The Acquisition of Plastids/Phototrophy in Heterotrophic Dinoflagellates
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Several dinoflagellates are known to practice acquired phototrophy by either hosting intact algal endosymbionts or retaining plastids. The acquisition of phototrophy in dinoflagellates appears to occur independently over a variety of orders, rather than being restricted to any specific order(s). While dinoflagellates with intact algal cells host endosymbionts of cyanobacteria, pelagophyte, prasinophyte or dictyochophyte, most organelle-retaining dinoflagellates acquire plastids from cryptophytes. In dinoflagellates with acquired phototrophy, the mechanism by which symbionts or plastids are obtained has not been well studied at sub-cellular or ultrastructural level, and thus little is known regarding their mechanism to sequester and maintain photosynthetic structures, except for three cases, Amphidinium poecilochroum, Gymnodinium aeruginosum, and Dinophysis caudata with peduncle feeding. Dinoflagellates with acquired phototrophy display different degrees of reduction of the retained endosymbiont and organelles, ranging from those which contain intact whole algal cells (e.g. green Noctiluca scintillans), to those which have retained almost a full complement of organelles (e.g., Amphidinium poecilochroum and Podolampas bipes), to those in which only the plastids remain (e.g., Amphidinium wigrense and Dinophysis spp.). A series of events leading to acquisition and subsequent degeneration of a whole-cell endosymbiont have been widely recognized as evolutionary pathway of the acquisition of plastids. However, recent work on D. caudata suggests that acquisition of phototrophy by predation (i.e. kleptoplastidy) may be a mechanism and evolutionary pathway through which plastids originated in dinoflagellates with ‘foreign’ plastids other than the ‘typical’ peridinin-type plastids. Most organelle-retaining dinoflagellates are facultative mixotrophs, with Dinophysis species and an undescribed Antarctic dinoflagellate being the only obligate mixotrophs known so far. The establishment of dinoflagellates with acquired phototrophy in cultures and careful research using the cultures would help improve our knowledge of the evolution of the dinoflagellate plastids and their ecophysiology.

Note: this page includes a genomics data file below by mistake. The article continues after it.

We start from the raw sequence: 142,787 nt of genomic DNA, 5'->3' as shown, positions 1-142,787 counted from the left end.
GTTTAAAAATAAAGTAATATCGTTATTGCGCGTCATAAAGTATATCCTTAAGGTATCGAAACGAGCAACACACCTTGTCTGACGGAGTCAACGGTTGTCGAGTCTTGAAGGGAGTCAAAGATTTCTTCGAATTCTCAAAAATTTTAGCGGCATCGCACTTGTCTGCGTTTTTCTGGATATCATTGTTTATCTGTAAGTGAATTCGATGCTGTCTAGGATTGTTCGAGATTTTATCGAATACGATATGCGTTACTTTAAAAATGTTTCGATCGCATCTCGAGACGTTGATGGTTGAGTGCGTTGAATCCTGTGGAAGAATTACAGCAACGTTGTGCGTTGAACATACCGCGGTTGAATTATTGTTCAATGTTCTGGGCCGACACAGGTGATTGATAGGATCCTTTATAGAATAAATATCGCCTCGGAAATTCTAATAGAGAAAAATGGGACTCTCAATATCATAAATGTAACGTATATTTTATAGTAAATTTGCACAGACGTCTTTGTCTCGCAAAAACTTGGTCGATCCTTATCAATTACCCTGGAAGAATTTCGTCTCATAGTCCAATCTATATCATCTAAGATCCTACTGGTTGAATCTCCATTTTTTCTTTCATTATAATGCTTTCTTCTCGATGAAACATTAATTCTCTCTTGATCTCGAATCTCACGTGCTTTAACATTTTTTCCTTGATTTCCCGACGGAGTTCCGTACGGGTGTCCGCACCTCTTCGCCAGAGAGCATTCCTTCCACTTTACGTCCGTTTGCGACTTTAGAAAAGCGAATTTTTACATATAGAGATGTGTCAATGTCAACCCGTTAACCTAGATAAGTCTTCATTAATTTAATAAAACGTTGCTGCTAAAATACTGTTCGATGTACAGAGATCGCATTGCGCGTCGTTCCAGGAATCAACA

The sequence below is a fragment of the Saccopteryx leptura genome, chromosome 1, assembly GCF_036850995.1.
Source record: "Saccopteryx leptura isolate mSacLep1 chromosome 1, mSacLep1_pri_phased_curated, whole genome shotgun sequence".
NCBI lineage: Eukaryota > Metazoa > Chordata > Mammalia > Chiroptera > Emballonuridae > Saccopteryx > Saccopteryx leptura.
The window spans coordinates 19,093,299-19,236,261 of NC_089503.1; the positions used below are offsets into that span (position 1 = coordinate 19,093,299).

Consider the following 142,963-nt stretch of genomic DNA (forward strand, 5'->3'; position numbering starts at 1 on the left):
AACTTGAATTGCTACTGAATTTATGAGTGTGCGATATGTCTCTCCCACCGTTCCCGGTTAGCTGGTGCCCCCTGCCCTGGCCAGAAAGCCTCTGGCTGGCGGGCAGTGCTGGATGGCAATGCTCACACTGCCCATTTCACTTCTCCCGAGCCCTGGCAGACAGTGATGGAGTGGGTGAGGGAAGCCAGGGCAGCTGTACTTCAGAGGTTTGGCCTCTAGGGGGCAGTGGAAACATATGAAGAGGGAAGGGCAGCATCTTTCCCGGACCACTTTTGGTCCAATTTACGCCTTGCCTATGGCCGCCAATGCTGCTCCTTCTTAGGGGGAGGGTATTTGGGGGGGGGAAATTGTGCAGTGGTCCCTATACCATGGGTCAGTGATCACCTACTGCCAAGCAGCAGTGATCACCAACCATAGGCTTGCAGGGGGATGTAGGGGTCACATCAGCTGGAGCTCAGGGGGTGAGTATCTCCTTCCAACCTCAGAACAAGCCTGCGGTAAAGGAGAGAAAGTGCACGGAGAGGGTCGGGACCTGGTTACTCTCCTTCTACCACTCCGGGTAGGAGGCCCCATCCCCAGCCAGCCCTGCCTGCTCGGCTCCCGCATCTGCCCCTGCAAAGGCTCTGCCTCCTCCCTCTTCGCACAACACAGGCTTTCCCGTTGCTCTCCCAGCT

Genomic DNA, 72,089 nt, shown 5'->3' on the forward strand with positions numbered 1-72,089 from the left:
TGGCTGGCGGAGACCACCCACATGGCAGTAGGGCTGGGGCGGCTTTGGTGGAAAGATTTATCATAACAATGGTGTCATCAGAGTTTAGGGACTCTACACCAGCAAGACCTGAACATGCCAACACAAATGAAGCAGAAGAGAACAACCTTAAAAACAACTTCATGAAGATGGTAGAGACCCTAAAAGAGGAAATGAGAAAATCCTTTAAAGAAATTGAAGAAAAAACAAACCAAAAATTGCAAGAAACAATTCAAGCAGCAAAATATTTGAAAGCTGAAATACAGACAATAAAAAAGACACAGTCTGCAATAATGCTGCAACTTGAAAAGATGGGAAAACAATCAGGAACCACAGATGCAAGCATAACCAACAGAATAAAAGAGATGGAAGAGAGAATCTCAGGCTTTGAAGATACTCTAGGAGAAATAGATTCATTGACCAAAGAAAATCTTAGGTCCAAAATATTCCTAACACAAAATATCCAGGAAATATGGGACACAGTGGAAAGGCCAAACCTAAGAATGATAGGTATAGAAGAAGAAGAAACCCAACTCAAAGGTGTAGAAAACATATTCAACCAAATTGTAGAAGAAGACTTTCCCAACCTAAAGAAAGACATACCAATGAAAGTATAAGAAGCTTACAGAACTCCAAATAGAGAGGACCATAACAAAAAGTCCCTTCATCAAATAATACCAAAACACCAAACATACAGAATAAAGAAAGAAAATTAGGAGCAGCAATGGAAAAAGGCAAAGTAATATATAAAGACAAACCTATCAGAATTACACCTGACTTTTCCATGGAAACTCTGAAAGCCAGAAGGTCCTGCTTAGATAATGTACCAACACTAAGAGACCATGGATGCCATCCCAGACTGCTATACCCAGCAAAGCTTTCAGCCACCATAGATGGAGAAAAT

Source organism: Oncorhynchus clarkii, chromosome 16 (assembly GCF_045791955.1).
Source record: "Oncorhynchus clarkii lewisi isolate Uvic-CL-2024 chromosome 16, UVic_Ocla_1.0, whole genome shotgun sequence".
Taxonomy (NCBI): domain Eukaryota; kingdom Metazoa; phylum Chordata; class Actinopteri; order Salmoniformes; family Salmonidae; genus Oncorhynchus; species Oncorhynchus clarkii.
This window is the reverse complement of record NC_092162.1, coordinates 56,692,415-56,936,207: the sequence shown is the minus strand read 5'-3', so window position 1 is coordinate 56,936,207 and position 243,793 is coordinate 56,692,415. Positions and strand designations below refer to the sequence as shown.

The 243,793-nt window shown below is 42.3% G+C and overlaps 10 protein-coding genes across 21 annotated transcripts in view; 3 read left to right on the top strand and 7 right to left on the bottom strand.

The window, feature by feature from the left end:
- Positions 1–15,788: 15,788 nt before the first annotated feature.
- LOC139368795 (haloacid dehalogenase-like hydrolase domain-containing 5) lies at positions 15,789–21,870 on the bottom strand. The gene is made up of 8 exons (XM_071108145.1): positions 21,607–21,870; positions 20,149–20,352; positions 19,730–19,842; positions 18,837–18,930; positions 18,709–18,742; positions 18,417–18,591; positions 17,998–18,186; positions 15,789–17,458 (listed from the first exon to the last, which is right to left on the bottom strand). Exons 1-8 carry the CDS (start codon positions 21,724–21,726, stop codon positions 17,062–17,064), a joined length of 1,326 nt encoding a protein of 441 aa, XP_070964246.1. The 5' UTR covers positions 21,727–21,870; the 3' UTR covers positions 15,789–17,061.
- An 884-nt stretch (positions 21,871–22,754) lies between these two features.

11 - 09 - 2015
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